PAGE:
Novel: Calling My Name by Liara Tamani | Goodreads
Release Date: October 24, 2017
Publisher: Greenwillow Books
Taja Brown lives with her parents and older brother and younger sister, in Houston, Texas. Taja has always known what the expectations of her conservative and tightly-knit African American family are—do well in school, go to church every Sunday, no intimacy before marriage. But Taja is trying to keep up with friends as they get their first kisses, first boyfriends, first everythings. And she’s tired of cheering for her athletic younger sister and an older brother who has more freedom just because he’s a boy. Taja dreams of going to college and forging her own relationship with the world and with God, but when she falls in love for the first time, those dreams are suddenly in danger of evaporating.
Calling My Name is one of the most creative books I’ve read in the past year or so, largely due to the abstract nature of the narrative. It follows Taja Brown over the course of her formative years, while she navigates questions relating to love, identity, and faith. While I generally don’t read books that deal almost exclusively with religion — unless they’re philosophical rather than fictional — this one wasn’t too sappy or preachy. The fluid writing style both made it hard to read at some points, while challenging my idea of what a “conventional” novel should be like.
It reminds me a lot of an older version of the Winnie Years books by Lauren Myracle, which contributed heavily to how I grew up. Whenever I had a question or a situation, I turned to those books, and Winnie is exactly the type of girl I’d like to be like. Similarly, it also had some uncomfortable humor and observations that — while lifelike — are always the sort of thing I like to gloss over in the books I read. I tend to prefer elegance in books. Especially because the novel starts with Taja in middle school, there was some immaturity that just developed her further as a character.
Calling My Name isn’t as approachable as those books, but certain bits of it echo. Structurally, the book skips massive chunks of time in Taja’s life, which could sometimes make it difficult to know exactly what was going on. Some continuity would have been lovely. The momentary nature of the book is something I can appreciate with a different part of my head though. Vignette-style.
This is the most coming-of-age of the coming-of-age books I’ve read lately, probably since first reading Winger. We really do see Taja adapt and question herself as time goes on, which leads to more adaptation. Still, she remains the same in terms of what she cares about, although the rules that dictate that might have changed over the course of Calling My Name.
In truth, it makes me think about how I deal with my own faith. I’m religious, yes, but not in a moral, rule-drawn way like Taja’s family; it instead dictates what I wonder about in terms of why we’re all here. At the risk of getting into that whole discussion, I loved that Taja’s questions were the backbone of her growing up, because I think that is a sign of getting older: not taking everything at face value but instead being curious about what it all means if it is in fact true. (Also considering that testing your boundaries or adapting the way you think doesn’t mean you don’t believe in the same thing you did when you were little.) I’m a person who defines life by the little things, and so Taja’s observations made me happy.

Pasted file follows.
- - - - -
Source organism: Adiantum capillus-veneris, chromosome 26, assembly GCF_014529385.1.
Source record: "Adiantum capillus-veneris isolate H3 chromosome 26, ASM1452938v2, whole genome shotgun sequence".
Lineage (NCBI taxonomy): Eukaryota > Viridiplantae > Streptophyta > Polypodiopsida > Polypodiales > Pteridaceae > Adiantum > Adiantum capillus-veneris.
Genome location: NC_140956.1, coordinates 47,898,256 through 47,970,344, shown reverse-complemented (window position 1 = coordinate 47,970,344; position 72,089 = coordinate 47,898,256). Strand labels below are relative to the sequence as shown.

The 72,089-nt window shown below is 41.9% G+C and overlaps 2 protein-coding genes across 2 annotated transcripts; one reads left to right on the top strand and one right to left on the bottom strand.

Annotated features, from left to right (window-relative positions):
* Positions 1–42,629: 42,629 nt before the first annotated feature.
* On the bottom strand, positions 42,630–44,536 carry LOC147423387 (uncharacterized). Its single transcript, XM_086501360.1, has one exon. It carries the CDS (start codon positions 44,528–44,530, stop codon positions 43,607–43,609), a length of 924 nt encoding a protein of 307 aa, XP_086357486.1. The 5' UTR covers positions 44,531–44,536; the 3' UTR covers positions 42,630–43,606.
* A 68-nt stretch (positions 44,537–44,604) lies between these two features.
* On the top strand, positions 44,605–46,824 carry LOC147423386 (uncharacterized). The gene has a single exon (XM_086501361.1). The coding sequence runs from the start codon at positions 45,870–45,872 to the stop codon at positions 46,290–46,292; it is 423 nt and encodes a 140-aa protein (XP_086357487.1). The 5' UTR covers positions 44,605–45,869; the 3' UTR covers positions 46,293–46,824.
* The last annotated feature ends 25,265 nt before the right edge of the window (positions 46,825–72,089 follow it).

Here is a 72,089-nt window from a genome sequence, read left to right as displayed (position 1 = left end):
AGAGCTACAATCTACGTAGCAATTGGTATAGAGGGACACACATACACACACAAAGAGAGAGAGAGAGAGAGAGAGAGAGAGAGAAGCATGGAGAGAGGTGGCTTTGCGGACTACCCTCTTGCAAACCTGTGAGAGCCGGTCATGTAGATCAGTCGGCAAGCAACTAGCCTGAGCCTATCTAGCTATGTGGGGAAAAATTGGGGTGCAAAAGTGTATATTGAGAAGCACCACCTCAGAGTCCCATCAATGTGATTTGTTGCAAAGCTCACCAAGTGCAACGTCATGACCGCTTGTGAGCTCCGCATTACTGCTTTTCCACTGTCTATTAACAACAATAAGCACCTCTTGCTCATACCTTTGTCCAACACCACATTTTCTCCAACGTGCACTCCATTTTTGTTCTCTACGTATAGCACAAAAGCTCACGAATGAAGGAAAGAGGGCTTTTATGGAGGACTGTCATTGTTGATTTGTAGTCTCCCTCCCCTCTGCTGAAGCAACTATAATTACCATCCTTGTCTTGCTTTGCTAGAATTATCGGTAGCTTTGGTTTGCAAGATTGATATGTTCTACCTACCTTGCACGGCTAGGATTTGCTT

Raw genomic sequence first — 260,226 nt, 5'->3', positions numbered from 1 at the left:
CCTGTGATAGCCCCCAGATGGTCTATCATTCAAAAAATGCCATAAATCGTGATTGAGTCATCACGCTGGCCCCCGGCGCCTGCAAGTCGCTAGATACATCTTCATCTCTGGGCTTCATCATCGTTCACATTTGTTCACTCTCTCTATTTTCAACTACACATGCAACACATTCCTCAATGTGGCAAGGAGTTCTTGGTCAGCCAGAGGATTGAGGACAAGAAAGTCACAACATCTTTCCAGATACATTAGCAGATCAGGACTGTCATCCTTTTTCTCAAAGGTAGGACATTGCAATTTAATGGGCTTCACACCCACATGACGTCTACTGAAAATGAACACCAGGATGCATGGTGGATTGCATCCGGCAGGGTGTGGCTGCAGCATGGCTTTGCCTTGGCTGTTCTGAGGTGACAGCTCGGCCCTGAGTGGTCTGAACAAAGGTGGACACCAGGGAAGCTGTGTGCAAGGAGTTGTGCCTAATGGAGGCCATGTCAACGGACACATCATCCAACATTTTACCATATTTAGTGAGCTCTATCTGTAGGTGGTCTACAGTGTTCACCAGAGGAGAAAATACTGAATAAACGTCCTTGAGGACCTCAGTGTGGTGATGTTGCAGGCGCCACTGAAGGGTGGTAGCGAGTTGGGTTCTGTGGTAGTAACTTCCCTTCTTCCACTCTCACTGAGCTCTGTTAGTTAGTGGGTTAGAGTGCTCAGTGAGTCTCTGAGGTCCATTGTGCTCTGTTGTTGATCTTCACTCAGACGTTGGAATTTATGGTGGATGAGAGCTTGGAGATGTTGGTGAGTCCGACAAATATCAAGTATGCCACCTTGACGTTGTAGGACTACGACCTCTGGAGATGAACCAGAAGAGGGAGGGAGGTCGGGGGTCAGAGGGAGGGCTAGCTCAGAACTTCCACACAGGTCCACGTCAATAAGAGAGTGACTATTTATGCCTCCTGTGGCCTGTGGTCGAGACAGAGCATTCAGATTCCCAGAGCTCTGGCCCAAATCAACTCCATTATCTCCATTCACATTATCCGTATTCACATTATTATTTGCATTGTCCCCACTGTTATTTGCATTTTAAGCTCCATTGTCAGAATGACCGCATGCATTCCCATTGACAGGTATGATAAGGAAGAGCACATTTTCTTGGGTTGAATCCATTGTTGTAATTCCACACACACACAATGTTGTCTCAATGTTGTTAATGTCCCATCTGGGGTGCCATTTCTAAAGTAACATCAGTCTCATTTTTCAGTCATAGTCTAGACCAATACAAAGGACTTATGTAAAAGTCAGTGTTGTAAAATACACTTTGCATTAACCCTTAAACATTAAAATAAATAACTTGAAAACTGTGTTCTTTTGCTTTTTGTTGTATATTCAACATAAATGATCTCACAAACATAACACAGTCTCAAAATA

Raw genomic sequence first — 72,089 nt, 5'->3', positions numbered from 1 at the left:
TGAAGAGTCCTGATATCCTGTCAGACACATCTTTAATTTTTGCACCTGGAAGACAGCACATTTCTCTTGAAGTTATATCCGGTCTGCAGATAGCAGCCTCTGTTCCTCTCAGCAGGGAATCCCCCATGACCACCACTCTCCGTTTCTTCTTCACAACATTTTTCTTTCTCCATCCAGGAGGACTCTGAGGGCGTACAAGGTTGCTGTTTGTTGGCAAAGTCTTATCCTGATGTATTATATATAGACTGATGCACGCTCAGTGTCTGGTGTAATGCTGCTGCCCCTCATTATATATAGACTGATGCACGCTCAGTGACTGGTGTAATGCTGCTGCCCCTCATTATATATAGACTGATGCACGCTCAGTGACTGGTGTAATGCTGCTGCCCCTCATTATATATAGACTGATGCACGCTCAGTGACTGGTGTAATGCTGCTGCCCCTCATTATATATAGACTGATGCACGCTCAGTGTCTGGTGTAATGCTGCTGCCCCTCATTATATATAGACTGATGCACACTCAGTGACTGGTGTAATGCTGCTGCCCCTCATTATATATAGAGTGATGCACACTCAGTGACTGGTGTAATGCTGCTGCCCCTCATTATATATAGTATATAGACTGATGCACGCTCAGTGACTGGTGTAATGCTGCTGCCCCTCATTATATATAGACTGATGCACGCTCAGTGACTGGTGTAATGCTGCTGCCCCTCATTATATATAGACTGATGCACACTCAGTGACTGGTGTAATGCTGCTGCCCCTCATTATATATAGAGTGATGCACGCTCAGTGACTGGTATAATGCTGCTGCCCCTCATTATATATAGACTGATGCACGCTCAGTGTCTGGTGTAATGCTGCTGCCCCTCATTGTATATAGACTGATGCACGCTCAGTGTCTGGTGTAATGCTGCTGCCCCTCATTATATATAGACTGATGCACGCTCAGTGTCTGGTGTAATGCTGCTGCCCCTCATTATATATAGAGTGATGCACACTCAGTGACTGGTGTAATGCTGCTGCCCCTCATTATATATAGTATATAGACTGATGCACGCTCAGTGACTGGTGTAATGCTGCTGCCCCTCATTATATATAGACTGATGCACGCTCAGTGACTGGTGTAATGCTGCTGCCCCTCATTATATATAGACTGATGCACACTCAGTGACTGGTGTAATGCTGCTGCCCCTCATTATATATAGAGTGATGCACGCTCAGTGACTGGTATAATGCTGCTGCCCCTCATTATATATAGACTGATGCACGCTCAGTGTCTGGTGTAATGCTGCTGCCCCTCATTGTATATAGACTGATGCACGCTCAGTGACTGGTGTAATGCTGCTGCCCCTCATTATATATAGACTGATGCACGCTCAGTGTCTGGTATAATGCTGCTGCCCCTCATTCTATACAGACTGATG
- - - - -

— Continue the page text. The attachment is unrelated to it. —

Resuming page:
Taja reminds me a lot of a Margaret Atwood quote I’ve always liked, one that’s pinned to my bulletin boards by my bed:
but it’s not easy being quiet and good, it’s like hanging on to the edge of a bridge when you’ve already fallen over; you don’t seem to be moving, just dangling there, and yet it is taking all your strength.
Taja had to work so hard to stay within the lines that her parents drew for her. I adored the complexity of their family. While her parents’ rules could be frustrating, it’s clear that they want the best for her and strive for that in the ways they know how. Even the sibling relationships were well-articulated and had definite arcs. Calling My Name was incredibly sensitive to how relationships change, a subtlety that I appreciated.
I enjoy books that bring up ideas and themes that explore and tackle the status quo. While self-contained stories are nice, it’s even better to pair with commentary that expands or enforces my worldview. Taja had some thoughtful insights on growing up a black girl, sexuality, and gender, among others. She had a delicate voice, with spine.
There were lines that I found beautiful — or ideas I found beautiful — while others I found to be a little too try-hard. The prose is very purple. While I err on the side of lyrical writing, it could get tiring to be reading rambling, abstract, atmospheric lines that didn’t always make much sense. If it had been constrained a little more, it would have been much more hard-hitting. Then again, maybe that’s not its job.
Overall, I thought Calling My Name took some risks that paid off and others that definitely didn’t. As a whole, I enjoyed it and thought it made a good coming-of-age. Furthermore, I think Taja is a girl who a lot of people can relate to, and I think that’s even more necessary. The writing was pretty, but a little much; if you’re a fan of abstract, disconnected lines or ones that err a little on the cheesy side, it’s perfect. If you want a little tighter of a narrative, maybe not. But it’s worth checking out.